Review | Front Mission Evolved
Big robots with equally big explosions
Format: PS3/ Xbox 360/ PC| Genre: Third Person Shooter | Publisher: Square Enix | Developer: Double Helix Games | Release Date: 08/10/10 | RRP: £49.99
Greg Giddens builds and maintains a devastating walking tank to crush his enemies in FRONT MISSION EVOLVED.
TAKING THE series in a bold new direction, Front Mission Evolved discards the turn based RPG strategy setup for a more action orientated third-person one. To its credit the result is a fairly solid mech action game with a dash of RPG elements to keep it familiar, but the narrative fails to keep you engaged and it’s unlikely to satisfy the series’ current fans.
The Front Mission traditional setup of military splinter groups and shadowy political intrigue is maintained in this evolution of the series, and it’s an interesting setting that provides ample opportunities for fictitious but believable stories within its universe. However, whilst many of the series trademarks remain, and the evolution involved with the play-style is well delivered, the narrative fails to engage. It wavers between appropriate and over the top cliché and has bouts of being mundane. It’s a shame. All the ingredients are there to sculpt a better story but the emotional attachment of a son and missing father, matched with the relationships and tales of each mechs – or Wanzers – pilot – with a few twists involved along the way – level out at mediocre.
The delivery doesn’t help with this one bit. Voice acting is flat but adequate but the biggest problem is in the writing. Much of what the characters say is just appalling melodramatic drool wrapped up in stereotype. Occasional lines are delivered more believably and the exceptional cut scenes help draw you into the world, but you’ll always be pulled straight back out when one of the characters decides to open their mouths. The quality of the narrative is an unfortunate casualty of the series’ evolution; however, what remains almost redeems this sacrifice.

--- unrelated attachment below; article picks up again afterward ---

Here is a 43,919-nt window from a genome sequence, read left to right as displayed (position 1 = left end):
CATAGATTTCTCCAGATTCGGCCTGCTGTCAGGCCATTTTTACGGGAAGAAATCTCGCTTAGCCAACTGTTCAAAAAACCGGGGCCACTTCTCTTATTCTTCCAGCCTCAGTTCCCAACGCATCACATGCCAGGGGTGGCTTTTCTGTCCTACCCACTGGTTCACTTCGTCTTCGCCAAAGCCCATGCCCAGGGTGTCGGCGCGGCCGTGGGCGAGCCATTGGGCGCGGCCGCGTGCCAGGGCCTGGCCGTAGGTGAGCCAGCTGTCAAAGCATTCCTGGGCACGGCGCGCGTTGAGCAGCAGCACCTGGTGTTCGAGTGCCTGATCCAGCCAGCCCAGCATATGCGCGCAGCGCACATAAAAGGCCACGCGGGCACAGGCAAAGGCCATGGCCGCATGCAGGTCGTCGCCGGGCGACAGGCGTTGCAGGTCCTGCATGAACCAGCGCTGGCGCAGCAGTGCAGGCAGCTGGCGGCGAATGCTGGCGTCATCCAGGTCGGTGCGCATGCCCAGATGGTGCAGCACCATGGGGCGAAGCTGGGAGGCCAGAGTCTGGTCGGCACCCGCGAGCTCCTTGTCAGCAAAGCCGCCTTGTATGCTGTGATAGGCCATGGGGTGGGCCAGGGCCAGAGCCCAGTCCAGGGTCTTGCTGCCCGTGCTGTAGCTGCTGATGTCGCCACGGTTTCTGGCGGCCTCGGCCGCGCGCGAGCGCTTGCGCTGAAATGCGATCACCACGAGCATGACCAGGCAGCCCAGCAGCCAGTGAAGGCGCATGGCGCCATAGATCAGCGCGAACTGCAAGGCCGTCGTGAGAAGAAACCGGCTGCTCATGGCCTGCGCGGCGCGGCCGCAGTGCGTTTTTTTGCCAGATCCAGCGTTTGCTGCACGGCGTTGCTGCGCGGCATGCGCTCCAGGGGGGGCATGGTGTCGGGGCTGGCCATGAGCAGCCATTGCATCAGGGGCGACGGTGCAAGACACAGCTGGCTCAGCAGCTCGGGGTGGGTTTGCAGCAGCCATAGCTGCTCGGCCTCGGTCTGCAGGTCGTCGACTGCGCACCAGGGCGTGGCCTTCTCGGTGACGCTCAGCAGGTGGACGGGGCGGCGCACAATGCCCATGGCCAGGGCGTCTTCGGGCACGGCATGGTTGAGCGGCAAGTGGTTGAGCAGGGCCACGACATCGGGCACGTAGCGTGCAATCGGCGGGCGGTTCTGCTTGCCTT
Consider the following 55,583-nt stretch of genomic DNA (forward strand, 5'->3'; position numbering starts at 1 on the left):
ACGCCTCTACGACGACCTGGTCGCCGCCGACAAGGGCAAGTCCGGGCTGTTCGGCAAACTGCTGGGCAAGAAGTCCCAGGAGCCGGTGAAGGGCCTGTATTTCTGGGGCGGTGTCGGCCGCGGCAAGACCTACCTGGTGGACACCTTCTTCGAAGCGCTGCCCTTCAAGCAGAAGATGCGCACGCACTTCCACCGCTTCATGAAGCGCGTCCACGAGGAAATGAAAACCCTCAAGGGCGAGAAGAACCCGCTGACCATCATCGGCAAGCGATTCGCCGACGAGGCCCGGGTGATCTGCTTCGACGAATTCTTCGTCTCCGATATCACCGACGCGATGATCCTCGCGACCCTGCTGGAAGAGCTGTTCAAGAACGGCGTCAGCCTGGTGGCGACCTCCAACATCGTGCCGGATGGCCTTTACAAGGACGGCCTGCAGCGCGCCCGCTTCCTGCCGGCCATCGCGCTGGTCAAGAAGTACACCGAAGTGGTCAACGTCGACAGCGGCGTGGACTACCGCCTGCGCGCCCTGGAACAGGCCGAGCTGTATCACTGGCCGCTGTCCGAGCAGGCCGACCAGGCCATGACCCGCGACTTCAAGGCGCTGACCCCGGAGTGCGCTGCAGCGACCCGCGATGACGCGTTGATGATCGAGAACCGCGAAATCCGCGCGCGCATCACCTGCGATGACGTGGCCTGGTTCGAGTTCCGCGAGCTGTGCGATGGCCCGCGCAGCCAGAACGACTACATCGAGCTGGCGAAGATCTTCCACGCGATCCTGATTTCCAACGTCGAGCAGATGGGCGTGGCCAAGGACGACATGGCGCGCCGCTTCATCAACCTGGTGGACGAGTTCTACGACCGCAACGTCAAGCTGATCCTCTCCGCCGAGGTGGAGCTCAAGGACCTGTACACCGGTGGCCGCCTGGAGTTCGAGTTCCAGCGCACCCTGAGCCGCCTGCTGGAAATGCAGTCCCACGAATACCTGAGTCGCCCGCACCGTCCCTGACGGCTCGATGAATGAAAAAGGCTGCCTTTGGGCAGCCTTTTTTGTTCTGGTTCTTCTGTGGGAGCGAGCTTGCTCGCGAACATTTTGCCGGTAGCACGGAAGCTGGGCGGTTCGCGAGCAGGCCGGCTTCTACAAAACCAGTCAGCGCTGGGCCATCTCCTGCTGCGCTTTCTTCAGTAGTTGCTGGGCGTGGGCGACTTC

Front Mission Evolved is one of the better mech games currently out there, and in a genre so devoid of absolute classics this could spell a victory for the bold new direction. Breaking up the Wanzer sections are entertaining turret sequences where you unload embarrassingly huge amounts of ordinance on static and helpless enemies, and the occasional “on foot” mission occurs, which are less fun due to damage inconsistencies but at least provide variety. You and your allies can absorb a terrific amount of damage, the direct opposite of your enemies. This arcade setup, which is further portrayed by the ammo and health pickups scattered across each level, does make for the fun times but this same sense of vast superiority carries over to the ‘on foot’ mission, disrupting any immersion. The third person action ends up suiting the series very well and handles exceptionally, It’s fun with a great variety of levels and locations, but whilst this drastic change from birds eye viewed turn based battles suggest very little relation to past titles in the series, the same scope of customisation is still present.
The RPG-esque customisation of your Wanzer is just as vast as it ever was, allowing you to design your preferred Wanzer – including colour, pattern, and even glossiness – and stick with it throughout. The occasional mission will demand you change a specific part – such as hover legs to traverse water – but for the most part the customisation means sifting through mountains of weapons and body parts to find the best match for your play-style verses your power limit, forming a more personal journey. Additionally, premade builds are available if customisation doesn’t take your fancy, so there’s no alienation.
Alienation is unfortunately present in the multiplayer. The Standard modes of deathmatch, team deathmatch, and a capture point variant, over a small selection of maps is all that’s on offer, although to its credit when everything comes together it work well enough. The standard modes are predictable but human opponents put up a significantly harder fight that the A.I and there’s inherent fun in giant robot combat. However, the huge divide caused by multiplayer unlocks in equipment means there’s a terrible issue with balance between level gaps that makes it unplayable at times.
The new direction for Front Mission provides a good action experience but the narrative lacks the same charm. It’s fun but short lived and shallow. It’s certainly not the Front Mission many were hoping for but if you’re open to this change to the series, and if you can look past the issues with the narrative, then there’s more than enough robot action to satisfy your needs.